This is another watch with a number of problems with the setting lever mechanism. For one thing one of the springs is broken. It's shown here with the replacement.
Here's an important difference in this watch from the vast majority of earlier American pieces. The movement has a male stem, which fits into a square hole in the arbor in the neck of the case. Most American pocketwatches are the exact opposite, having the square hole in the arbor in the movement.

Here is lever mechanism, under the dial. There are several parts here unique to this style of Elgin that were not used long - rare. Luckily, with a spring replaced, this one works quite well.

This case is one of those with a screw in the neck that hold the stem in. Luckily, I am able to easily get the movement in and out of the case without disturbing the screw. These screws are frequently in poor condition, and the threads in the soft metal case close to striped.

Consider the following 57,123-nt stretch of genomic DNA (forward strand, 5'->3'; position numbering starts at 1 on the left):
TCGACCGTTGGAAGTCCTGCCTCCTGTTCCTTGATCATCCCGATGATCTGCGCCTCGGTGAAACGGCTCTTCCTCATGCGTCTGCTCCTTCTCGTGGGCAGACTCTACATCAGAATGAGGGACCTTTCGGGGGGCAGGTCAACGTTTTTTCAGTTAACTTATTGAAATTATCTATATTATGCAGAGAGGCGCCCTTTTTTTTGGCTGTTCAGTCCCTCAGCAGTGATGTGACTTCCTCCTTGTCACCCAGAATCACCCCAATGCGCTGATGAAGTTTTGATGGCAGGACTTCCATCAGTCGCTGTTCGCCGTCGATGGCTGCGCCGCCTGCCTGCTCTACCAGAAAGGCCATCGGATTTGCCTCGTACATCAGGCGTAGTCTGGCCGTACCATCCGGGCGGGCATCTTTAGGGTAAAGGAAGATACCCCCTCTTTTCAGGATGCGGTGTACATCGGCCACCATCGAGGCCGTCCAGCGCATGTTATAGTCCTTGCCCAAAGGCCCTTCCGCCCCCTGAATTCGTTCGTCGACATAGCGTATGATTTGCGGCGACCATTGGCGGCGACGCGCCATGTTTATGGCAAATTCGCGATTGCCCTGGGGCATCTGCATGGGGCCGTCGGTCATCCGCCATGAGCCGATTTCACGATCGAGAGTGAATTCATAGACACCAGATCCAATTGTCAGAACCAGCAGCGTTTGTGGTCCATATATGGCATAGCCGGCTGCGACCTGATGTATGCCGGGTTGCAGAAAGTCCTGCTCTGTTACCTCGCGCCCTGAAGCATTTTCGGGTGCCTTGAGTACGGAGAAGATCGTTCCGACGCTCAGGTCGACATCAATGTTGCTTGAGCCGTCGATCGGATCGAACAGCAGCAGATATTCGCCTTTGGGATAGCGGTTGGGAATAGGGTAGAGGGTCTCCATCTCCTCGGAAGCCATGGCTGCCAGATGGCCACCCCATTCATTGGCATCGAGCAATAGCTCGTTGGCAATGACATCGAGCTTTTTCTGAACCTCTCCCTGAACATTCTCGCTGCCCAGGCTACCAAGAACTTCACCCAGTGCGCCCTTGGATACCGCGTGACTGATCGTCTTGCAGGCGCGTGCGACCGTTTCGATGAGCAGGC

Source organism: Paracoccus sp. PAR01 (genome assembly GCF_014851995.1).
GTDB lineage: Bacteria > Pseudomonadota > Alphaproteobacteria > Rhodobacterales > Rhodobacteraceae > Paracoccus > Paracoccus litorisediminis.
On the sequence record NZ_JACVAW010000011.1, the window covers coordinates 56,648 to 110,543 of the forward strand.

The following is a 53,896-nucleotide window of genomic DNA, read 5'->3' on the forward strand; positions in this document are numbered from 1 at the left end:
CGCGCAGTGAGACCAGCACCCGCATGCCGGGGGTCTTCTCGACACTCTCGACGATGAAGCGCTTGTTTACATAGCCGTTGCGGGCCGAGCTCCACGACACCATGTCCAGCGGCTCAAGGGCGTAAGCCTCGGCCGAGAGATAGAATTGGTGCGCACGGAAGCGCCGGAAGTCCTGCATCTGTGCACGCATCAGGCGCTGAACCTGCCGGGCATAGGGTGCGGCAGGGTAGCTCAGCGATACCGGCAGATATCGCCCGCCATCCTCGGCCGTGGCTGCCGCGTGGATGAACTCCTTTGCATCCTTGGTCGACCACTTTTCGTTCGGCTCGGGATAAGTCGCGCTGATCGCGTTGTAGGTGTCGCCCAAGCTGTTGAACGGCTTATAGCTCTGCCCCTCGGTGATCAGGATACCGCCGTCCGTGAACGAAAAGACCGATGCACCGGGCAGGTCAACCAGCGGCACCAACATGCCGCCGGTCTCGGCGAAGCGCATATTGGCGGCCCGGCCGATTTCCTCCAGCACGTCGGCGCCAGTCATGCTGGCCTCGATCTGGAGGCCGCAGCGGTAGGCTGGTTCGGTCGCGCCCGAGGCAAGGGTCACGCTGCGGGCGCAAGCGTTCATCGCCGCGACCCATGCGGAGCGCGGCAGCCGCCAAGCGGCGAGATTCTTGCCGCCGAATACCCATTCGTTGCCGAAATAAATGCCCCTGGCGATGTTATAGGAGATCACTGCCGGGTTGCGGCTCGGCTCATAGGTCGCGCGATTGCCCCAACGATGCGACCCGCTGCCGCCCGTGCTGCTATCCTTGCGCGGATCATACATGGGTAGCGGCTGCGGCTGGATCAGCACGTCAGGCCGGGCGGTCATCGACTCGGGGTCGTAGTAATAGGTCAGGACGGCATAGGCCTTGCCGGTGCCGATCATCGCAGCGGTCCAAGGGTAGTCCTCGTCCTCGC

This watch is a grade 3, 16 size, 15 jewels, made about 1885

New Arrival...

New arrivals are piling up some. I'm behind on checking them in.

Job Number 170125

Here's a late model Hamilton, 992B, made about 1957.

Later American pocketwatches are interesting to work on because of how refined the designs are. Springs that needed to be stronger finally are. The steel seems higher quality. On this watch the difference between lever-set and stem set has been significantly simplified, no doubt reducing costs.

See the whole album for this project here.

See more Hamilton examples here.

Follow vintage watch service and repair projects here.

Find more content about vintage watches here.